Over time, EMR saves money by improving office efficiency, reducing repeating medical tests and reducing postage expenses.

If this system promises physicians a medical utopia, then why doesn’t every doctor sign up? The New England Journal of Medicine reported in their April 16, 2009 issue that only 17% of physicians is using some degree of EMR in their offices. Hospitals are much further behind in acquiring these systems. See the next posting to learn why most physicians haven’t pulled the EMR trigger yet.

Monday, April 13, 2009

Understanding the CAT Scan Cascade



If we are ever to prevail against the CAT scan cascade, we must understand why these tests are ordered. Here are 7 explanations of why doctors scan their patients. Talk to your own doctor and see if I’ve missed a few. While some physicians have financial conflicts of interest, most order scans for other reasons. This is not a ‘choose the best answer’ multiple choice test. Physicians often have more than one reason to scan you.


The physician orders a scan to follow trivial lesions identified by accident on prior scans.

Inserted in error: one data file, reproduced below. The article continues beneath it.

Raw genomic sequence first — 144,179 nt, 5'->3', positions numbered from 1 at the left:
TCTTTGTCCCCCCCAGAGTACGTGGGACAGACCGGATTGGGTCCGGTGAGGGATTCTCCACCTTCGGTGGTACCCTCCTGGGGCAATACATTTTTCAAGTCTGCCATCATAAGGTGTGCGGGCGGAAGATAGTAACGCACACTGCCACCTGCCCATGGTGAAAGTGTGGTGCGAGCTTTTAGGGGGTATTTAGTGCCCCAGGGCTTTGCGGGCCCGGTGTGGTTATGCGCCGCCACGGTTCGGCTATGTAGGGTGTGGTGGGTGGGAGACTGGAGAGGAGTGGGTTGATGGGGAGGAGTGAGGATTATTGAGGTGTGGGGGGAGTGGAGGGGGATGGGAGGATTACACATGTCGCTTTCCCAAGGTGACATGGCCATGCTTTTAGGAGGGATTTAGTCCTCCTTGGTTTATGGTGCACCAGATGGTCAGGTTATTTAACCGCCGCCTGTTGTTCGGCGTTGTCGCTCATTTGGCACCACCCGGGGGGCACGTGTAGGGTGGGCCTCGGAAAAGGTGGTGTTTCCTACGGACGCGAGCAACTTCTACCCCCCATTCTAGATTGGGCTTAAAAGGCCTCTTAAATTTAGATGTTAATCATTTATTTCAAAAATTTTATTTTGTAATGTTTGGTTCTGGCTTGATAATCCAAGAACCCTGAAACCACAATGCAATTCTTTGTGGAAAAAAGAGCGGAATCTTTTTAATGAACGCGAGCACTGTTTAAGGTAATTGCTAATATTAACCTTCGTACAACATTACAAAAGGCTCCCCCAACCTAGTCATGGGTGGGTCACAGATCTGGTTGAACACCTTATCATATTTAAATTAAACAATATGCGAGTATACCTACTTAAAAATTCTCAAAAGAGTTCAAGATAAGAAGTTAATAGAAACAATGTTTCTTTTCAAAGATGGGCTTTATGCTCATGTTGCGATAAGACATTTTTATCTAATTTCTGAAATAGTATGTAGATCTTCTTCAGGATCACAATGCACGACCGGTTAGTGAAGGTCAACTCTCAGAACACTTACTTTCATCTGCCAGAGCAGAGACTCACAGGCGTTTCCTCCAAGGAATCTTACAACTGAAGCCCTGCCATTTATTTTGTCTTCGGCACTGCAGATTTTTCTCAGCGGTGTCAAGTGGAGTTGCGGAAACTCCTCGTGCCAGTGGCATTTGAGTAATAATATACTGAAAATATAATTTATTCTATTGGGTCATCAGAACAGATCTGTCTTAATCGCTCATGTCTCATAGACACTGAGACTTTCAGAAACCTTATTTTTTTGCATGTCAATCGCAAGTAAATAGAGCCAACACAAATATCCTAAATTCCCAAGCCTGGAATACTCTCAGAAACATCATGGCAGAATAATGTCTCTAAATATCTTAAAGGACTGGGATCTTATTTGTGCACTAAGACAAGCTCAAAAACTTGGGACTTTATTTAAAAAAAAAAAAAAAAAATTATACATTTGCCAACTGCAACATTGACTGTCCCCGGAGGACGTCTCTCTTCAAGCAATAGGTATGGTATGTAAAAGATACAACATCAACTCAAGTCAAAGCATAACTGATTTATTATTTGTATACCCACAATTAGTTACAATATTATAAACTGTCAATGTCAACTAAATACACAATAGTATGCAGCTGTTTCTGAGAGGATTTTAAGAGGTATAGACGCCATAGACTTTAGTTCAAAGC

A patient or the family want a medical test believing that a diagnosis has been missed.

The physician orders a CAT scan hastily, without sufficient thought if it makes medical sense.

The physician has a financial interest in ordering CAT scans.

The physician correctly believes that the scan is medically necessary.

The physician orders a CAT scan defensively for his own legal protection.

The physician orders a scan to bypass a difficult discussion of a patient’s chronic complaints.



I don’t pretend to be a medical saint. I have certainly ordered CAT scans for many of the wrong reasons listed above. Clearly, there should be only 1 reason that a doctor orders a CAT scan on a patient. It’s right there on the list. Can you spot it?

Monday, April 6, 2009